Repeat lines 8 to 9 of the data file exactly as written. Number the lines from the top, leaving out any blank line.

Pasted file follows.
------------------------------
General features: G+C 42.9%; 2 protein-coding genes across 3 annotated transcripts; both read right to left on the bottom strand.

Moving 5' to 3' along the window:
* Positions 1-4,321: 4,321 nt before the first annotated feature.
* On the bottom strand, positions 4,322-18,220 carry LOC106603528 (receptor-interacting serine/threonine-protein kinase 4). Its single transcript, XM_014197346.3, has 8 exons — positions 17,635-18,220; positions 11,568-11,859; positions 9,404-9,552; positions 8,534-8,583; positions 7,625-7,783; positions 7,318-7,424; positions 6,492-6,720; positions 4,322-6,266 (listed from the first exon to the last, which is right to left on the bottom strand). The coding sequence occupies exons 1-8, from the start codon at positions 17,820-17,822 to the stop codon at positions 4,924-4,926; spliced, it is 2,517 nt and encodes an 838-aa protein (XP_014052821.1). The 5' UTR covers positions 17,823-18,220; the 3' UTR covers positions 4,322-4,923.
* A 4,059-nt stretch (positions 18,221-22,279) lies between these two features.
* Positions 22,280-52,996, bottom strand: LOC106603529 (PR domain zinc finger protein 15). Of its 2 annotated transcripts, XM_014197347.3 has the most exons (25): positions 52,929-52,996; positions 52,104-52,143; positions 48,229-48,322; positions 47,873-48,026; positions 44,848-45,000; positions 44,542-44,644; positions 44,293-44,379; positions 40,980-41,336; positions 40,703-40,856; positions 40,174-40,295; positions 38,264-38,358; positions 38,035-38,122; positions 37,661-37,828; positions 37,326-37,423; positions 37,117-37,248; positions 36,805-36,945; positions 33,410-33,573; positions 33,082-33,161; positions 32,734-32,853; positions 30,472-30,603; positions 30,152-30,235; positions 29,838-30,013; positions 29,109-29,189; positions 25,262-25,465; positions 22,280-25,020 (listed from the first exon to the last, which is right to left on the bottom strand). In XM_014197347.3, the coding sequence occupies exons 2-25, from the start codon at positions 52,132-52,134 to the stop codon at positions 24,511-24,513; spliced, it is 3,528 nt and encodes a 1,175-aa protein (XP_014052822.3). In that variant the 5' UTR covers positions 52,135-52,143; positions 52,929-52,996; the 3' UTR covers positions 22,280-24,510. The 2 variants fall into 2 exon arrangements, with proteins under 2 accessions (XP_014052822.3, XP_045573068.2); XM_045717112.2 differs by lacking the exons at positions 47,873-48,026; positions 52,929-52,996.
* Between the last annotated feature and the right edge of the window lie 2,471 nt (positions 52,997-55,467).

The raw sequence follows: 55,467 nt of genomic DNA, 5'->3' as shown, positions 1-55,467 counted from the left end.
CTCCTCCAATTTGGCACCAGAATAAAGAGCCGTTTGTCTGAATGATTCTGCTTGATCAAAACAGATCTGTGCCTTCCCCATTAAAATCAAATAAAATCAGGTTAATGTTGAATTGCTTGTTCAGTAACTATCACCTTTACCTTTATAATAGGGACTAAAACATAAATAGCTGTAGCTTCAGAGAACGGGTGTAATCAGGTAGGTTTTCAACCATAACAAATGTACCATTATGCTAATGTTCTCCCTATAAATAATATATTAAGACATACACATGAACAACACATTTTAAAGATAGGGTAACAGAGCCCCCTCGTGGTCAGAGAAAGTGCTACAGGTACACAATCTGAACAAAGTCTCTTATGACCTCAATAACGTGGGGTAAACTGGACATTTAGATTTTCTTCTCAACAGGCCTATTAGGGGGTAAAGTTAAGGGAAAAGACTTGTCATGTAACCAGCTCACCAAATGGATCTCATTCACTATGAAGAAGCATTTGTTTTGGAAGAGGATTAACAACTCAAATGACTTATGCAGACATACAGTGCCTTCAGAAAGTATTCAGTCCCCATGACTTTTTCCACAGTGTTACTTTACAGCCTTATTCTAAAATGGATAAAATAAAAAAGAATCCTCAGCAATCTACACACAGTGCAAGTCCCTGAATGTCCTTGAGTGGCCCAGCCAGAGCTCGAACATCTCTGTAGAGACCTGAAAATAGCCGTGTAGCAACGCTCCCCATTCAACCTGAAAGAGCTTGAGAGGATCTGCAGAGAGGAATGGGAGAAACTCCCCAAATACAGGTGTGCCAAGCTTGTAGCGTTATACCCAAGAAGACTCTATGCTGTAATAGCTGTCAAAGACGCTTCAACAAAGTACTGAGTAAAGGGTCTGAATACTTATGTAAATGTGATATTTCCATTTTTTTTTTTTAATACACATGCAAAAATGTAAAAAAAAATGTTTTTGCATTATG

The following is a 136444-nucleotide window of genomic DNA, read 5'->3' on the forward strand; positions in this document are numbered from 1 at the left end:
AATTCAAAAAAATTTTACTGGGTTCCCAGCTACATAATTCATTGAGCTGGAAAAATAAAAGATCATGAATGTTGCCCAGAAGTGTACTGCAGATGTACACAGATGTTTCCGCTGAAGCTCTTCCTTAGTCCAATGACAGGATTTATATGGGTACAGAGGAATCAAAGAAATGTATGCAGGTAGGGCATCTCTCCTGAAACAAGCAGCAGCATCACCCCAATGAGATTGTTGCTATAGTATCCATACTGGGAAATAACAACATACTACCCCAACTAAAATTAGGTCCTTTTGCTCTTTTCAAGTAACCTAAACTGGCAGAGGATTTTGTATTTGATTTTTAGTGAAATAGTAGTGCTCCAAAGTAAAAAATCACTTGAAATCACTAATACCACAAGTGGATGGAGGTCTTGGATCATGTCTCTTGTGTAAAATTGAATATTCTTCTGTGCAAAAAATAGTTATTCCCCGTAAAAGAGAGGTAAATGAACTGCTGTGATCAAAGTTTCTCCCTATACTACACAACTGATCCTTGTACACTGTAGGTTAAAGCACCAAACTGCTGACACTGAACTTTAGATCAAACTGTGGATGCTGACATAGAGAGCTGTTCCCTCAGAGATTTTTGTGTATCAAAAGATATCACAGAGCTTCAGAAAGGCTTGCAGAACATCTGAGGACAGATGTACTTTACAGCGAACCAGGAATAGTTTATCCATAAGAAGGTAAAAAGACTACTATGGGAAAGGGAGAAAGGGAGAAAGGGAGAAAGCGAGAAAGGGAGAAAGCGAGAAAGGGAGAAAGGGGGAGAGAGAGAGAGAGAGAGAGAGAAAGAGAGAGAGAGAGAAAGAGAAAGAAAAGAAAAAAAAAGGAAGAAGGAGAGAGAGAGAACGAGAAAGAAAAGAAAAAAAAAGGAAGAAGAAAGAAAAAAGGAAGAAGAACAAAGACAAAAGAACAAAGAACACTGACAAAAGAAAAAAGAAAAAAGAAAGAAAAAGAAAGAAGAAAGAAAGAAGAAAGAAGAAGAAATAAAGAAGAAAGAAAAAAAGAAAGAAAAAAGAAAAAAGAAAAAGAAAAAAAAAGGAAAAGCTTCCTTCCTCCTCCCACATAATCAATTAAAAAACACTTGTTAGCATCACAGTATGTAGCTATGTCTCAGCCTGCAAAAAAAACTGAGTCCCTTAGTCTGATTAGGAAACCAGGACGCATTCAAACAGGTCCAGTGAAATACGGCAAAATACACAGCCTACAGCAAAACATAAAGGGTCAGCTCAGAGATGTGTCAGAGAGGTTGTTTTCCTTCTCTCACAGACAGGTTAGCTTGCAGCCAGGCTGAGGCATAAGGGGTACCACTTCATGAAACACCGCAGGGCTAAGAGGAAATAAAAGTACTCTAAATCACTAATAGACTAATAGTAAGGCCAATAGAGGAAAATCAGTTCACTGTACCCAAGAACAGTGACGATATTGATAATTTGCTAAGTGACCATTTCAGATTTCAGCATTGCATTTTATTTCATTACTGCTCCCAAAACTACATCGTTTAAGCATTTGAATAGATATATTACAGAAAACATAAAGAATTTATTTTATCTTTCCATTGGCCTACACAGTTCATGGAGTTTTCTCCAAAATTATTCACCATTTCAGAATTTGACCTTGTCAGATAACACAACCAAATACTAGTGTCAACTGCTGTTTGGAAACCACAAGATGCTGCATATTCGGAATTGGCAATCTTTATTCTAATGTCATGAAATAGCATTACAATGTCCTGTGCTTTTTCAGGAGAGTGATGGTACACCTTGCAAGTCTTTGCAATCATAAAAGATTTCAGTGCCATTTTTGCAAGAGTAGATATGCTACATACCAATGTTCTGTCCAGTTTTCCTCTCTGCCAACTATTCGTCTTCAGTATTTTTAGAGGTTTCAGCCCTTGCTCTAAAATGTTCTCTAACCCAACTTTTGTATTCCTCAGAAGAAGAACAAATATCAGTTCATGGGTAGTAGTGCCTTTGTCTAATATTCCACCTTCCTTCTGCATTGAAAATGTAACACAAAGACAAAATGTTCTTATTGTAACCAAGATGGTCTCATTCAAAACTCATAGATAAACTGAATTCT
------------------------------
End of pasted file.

The raw sequence follows: 55,467 nt of genomic DNA, 5'->3' as shown, positions 1-55,467 counted from the left end.
CTCCTCCAATTTGGCACCAGAATAAAGAGCCGTTTGTCTGAATGATTCTGCTTGATCAAAACAGATCTGTGCCTTCCCCATTAAAATCAAATAAAATCAGGTTAATGTTGAATTGCTTGTTCAGTAACTATCACCTTTACCTTTATAATAGGGACTAAAACATAAATAGCTGTAGCTTCAGAGAACGGGTGTAATCAGGTAGGTTTTCAACCATAACAAATGTACCATTATGCTAATGTTCTCCCTATAAATAATATATTAAGACATACACATGAACAACACATTTTAAAGATAGGGTAACAGAGCCCCCTCGTGGTCAGAGAAAGTGCTACAGGTACACAATCTGAACAAAGTCTCTTATGACCTCAATAACGTGGGGTAAACTGGACATTTAGATTTTCTTCTCAACAGGCCTATTAGGGGGTAAAGTTAAGGGAAAAGACTTGTCATGTAACCAGCTCACCAAATGGATCTCATTCACTATGAAGAAGCATTTGTTTTGGAAGAGGATTAACAACTCAAATGACTTATGCAGACATACAGTGCCTTCAGAAAGTATTCAGTCCCCATGACTTTTTCCACAGTGTTACTTTACAGCCTTATTCTAAAATGGATAAAATAAAAAAGAATCCTCAGCAATCTACACACAGTGCAAGTCCCTGAATGTCCTTGAGTGGCCCAGCCAGAGCTCGAACATCTCTGTAGAGACCTGAAAATAGCCGTGTAGCAACGCTCCCCATTCAACCTGAAAGAGCTTGAGAGGATCTGCAGAGAGGAATGGGAGAAACTCCCCAAATACAGGTGTGCCAAGCTTGTAGCGTTATACCCAAGAAGACTCTATGCTGTAATAGCTGTCAAAGACGCTTCAACAAAGTACTGAGTAAAGGGTCTGAATACTTATGTAAATGTGATATTTCCATTTTTTTTTTTTAATACACATGCAAAAATGTAAAAAAAAATGTTTTTGCATTATG